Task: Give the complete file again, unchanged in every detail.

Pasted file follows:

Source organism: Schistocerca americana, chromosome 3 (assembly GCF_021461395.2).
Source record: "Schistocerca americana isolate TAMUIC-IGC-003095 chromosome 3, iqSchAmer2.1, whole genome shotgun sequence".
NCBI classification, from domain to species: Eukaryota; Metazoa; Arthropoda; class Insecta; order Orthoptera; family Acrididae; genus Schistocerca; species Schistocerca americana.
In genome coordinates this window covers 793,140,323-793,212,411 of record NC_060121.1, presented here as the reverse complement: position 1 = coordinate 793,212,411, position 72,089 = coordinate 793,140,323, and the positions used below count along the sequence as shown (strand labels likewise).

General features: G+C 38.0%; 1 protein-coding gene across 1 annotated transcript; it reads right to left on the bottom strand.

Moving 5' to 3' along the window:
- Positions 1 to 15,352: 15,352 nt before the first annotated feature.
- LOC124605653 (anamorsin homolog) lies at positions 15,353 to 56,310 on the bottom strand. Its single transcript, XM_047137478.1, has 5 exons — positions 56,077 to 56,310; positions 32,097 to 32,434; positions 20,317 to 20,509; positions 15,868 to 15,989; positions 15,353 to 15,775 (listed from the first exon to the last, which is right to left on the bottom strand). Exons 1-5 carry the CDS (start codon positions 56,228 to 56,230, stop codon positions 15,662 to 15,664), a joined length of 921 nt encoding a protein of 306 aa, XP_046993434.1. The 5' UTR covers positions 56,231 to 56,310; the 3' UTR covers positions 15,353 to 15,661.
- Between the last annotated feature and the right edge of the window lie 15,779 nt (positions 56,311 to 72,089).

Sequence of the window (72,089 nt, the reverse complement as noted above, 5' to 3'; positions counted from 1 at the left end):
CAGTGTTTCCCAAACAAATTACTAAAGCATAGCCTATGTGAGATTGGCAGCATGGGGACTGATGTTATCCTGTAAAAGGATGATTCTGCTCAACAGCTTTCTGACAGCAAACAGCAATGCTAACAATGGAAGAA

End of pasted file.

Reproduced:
Source organism: Schistocerca americana, chromosome 3 (assembly GCF_021461395.2).
Source record: "Schistocerca americana isolate TAMUIC-IGC-003095 chromosome 3, iqSchAmer2.1, whole genome shotgun sequence".
NCBI classification, from domain to species: Eukaryota; Metazoa; Arthropoda; class Insecta; order Orthoptera; family Acrididae; genus Schistocerca; species Schistocerca americana.
In genome coordinates this window covers 793,140,323-793,212,411 of record NC_060121.1, presented here as the reverse complement: position 1 = coordinate 793,212,411, position 72,089 = coordinate 793,140,323, and the positions used below count along the sequence as shown (strand labels likewise).

General features: G+C 38.0%; 1 protein-coding gene across 1 annotated transcript; it reads right to left on the bottom strand.

Moving 5' to 3' along the window:
- Positions 1 to 15,352: 15,352 nt before the first annotated feature.
- LOC124605653 (anamorsin homolog) lies at positions 15,353 to 56,310 on the bottom strand. Its single transcript, XM_047137478.1, has 5 exons — positions 56,077 to 56,310; positions 32,097 to 32,434; positions 20,317 to 20,509; positions 15,868 to 15,989; positions 15,353 to 15,775 (listed from the first exon to the last, which is right to left on the bottom strand). Exons 1-5 carry the CDS (start codon positions 56,228 to 56,230, stop codon positions 15,662 to 15,664), a joined length of 921 nt encoding a protein of 306 aa, XP_046993434.1. The 5' UTR covers positions 56,231 to 56,310; the 3' UTR covers positions 15,353 to 15,661.
- Between the last annotated feature and the right edge of the window lie 15,779 nt (positions 56,311 to 72,089).

Sequence of the window (72,089 nt, the reverse complement as noted above, 5' to 3'; positions counted from 1 at the left end):
CAGTGTTTCCCAAACAAATTACTAAAGCATAGCCTATGTGAGATTGGCAGCATGGGGACTGATGTTATCCTGTAAAAGGATGATTCTGCTCAACAGCTTTCTGACAGCAAACAGCAATGCTAACAATGGAAGAA